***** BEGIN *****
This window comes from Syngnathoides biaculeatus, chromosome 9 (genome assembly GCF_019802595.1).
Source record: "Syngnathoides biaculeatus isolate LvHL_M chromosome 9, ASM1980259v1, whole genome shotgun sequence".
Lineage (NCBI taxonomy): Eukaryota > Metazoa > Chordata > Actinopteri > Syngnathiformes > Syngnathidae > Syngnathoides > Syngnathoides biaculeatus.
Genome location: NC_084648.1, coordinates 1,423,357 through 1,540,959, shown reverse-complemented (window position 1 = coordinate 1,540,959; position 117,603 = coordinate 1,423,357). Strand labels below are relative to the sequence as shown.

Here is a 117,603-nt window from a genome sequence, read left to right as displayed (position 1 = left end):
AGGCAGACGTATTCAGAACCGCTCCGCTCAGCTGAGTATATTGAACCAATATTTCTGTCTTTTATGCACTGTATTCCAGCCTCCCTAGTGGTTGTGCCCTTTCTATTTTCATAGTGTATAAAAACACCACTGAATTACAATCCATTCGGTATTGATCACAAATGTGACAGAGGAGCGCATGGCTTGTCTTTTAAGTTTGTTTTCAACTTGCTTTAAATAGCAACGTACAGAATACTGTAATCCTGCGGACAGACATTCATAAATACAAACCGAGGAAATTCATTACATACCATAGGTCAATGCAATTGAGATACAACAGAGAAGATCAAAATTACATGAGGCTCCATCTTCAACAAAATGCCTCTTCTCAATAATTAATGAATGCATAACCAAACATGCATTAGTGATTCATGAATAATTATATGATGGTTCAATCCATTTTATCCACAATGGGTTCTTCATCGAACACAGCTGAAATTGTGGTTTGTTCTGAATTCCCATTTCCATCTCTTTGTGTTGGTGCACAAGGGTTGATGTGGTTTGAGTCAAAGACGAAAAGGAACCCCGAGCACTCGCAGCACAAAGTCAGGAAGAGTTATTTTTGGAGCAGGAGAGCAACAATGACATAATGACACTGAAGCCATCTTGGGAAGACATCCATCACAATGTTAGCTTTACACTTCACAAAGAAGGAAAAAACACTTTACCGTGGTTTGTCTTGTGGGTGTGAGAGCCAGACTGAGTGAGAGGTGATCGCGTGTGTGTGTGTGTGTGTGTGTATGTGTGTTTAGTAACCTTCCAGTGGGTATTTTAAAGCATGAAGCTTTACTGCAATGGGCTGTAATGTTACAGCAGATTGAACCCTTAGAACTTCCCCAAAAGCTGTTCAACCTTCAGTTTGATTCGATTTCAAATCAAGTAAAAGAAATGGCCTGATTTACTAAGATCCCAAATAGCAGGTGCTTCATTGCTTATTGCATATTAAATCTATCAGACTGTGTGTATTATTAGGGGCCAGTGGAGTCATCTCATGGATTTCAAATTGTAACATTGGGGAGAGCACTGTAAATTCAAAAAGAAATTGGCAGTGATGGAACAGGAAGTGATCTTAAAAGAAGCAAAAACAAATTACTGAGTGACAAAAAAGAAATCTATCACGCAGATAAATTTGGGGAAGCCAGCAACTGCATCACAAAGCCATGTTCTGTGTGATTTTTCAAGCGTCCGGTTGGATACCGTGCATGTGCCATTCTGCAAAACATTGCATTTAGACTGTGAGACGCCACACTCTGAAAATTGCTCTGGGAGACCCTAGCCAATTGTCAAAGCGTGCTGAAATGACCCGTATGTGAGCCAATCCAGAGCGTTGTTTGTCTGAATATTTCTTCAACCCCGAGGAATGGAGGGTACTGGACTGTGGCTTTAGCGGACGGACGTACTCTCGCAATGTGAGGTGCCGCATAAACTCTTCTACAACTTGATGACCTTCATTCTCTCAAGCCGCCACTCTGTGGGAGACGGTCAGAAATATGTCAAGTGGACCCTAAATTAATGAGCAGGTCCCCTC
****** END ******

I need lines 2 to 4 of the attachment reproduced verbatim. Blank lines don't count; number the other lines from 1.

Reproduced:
Source record: "Syngnathoides biaculeatus isolate LvHL_M chromosome 9, ASM1980259v1, whole genome shotgun sequence".
Lineage (NCBI taxonomy): Eukaryota > Metazoa > Chordata > Actinopteri > Syngnathiformes > Syngnathidae > Syngnathoides > Syngnathoides biaculeatus.
Genome location: NC_084648.1, coordinates 1,423,357 through 1,540,959, shown reverse-complemented (window position 1 = coordinate 1,540,959; position 117,603 = coordinate 1,423,357). Strand labels below are relative to the sequence as shown.